The Queen of Spain
During the dictatorship of Francisco Franco, Macarena Granada (Penelope Cruz) returns from Hollywood to Madrid to film a "The Queen of Spain" for the often drunk director John Scott (Clive Revill) who chanels John Ford and screenwriter Jordan Berman (Mandy Patinkin). She develops a romance with a set worker, Leo (Chino Darín). Cary Elwes plays the leading man, Gary Jones, Arturo Ripstein plays the film's producer, Rosa Maria Sarda shows up as Gary's co-star as does the delightful Jorge Sanz.
Although the characters in The Queen of Spain are quite lively and the performances are solid, especially Penelope Cruz's, the shallow screenplay by Fernando Trueba feels tonaly uneven and fails to maintain wit. Finding the right balance between comedy, satire, drama and romance is no easy task, to be fair, but the film never really becomes funny, biting, moving enough to rise above mediocrity. Some scenes drag while some of the humor falls flat even the actors try their best to overcome the mostly dull screenplay.
Perhaps brilliant directors like Christopher Guest, Armando Iannacci or Barry Levinson would've done a better job with the comedy and satire elements if either of them were this film's director. They would've probably taken more risks with the humor and added more bite to the satire. At a running time of 128 minutes, which easily could've been trimmed down by at least 20 minutes, The Queen of Spain is a well-acted, but overlong, clunky, and underwhelming satire.
Jacob Harlon (Nikolaj Coster-Waldau), a businessman, goes to a maximum security prison for committing a DUI and vehicular manslaughter. He leaves behind a wife, Kate (Lake Bell), and son. Prison life turns him into a completely different kind of person as he deals with the prison gang system while defending himself against prison gangsters nicknamed The Beast (Holt McCallany). Harlon even gets his own nickname: Money. After released from prison on parole, Harlon turns to crime by getting involved in a gun smuggling deal.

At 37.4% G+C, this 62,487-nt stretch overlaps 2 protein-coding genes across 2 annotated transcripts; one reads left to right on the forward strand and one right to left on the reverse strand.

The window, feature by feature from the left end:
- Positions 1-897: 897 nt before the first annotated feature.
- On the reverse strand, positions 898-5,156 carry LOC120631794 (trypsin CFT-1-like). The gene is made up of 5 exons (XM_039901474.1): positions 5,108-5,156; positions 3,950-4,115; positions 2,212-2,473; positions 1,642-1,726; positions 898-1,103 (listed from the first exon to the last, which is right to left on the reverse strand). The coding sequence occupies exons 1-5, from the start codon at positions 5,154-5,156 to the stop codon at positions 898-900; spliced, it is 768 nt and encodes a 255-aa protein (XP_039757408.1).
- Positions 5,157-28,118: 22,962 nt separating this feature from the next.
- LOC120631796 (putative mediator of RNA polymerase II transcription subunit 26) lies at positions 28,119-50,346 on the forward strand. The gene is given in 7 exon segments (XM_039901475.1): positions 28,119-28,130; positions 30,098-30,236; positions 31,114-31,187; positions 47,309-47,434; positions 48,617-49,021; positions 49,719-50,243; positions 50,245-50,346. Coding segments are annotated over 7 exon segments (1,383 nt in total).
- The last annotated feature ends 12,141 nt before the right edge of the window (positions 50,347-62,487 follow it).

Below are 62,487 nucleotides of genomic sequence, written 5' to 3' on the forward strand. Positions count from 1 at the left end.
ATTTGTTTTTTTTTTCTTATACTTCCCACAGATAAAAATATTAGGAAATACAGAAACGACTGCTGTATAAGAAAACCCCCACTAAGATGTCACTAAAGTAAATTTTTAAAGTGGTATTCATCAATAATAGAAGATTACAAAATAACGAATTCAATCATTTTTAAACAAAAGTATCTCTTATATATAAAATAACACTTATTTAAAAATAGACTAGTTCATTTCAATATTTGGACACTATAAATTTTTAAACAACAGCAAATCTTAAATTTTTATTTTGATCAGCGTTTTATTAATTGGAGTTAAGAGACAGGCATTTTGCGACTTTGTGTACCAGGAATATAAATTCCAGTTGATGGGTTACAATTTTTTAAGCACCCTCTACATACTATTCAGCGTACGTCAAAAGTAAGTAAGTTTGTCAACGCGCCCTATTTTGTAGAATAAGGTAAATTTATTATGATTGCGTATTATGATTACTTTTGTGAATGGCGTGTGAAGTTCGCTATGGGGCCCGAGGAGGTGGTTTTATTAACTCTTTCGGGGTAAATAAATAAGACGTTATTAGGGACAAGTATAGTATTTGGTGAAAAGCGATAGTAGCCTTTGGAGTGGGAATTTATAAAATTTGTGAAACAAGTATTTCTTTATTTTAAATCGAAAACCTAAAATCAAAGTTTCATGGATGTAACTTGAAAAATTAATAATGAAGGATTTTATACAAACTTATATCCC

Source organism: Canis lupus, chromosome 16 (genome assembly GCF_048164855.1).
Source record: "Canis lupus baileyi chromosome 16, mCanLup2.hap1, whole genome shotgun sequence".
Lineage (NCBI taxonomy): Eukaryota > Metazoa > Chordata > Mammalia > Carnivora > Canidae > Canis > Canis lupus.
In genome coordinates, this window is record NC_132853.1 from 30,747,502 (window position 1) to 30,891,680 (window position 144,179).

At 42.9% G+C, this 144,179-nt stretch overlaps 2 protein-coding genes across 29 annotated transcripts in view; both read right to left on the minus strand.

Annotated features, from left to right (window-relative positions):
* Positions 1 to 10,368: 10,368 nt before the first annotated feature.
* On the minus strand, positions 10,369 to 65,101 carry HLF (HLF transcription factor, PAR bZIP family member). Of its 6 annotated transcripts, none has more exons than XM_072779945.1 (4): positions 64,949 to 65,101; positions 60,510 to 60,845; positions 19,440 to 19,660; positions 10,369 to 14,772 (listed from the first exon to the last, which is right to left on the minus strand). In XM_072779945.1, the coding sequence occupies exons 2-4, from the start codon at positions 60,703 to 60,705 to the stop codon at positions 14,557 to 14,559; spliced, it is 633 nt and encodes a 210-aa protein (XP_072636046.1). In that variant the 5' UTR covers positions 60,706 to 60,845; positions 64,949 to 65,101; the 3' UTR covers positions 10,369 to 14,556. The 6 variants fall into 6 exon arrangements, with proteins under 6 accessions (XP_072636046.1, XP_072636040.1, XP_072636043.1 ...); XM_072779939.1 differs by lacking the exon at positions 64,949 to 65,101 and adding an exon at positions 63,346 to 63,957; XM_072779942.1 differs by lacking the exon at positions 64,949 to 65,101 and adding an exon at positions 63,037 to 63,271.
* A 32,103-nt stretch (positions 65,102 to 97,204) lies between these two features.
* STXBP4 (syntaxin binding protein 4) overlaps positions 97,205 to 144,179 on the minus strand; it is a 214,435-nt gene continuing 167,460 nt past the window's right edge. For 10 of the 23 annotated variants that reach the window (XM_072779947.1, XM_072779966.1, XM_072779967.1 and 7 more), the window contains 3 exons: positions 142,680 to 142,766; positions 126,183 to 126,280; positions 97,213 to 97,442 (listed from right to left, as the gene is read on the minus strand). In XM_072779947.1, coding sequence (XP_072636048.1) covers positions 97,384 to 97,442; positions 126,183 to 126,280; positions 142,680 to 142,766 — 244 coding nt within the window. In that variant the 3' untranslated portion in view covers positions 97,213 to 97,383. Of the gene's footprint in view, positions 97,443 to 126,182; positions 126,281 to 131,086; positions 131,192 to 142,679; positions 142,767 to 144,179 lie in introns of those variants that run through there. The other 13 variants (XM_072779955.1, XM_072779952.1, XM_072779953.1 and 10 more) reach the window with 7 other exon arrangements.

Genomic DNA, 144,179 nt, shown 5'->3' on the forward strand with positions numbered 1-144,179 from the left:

Shot Caller follows a path well-travelled by other prison films, i.e. A Prophet, which cover similar ground, but at least it follows that path engagingly. Writer/director Ric Roman Waugh opts for a twisty, non-linear plot structure that starts with Harlon writing a letter to his son when he's about to be released for parole before flashing back to show how he ended up in Prison. Then there are flashbacks to his family life. The prison scenes are slightly more captivating than those outside of prison. Waugh avoids bombarding the audience with a lot of physical, gory violence---there are violence scene, but they're not there for shock value. He goes for emotional grit more than the physical grit, and for the most part, he succeeds in acheiving that kind of grit while avoiding lethargy.
It's interesting to observe how Harlon transforms into a tough guy while climbing the prison's gang system. His innate struggles, though, are what ground the film in humanism even if he's not a very likable person. He shows some regret albeit briefly which means he does have a conscience, although it's buried deep inside him. Flawed characters, after all, are what makes a film all the more entertaining; it would be boring and unrealistic to just follow around someone who's 100% decent who has never made a mistake. Granted, Nikolaj Coster-Waldau's raw, commanding performance also enhances the believability in Harlon as a character. Other actors in smaller roles, i.e. Benjamin Bratt, Jon Bernthal and the underrated Emory Cohen, also get a chance to shine. Perhaps some of the running time could have been cut down from 121 minutes so that it wouldn't feel a little bloated by the end, but there's rarely a dull moment to be found, so the film doesn't feel longer than its running time. Shot Caller would make for an interesting double feature with Bronson.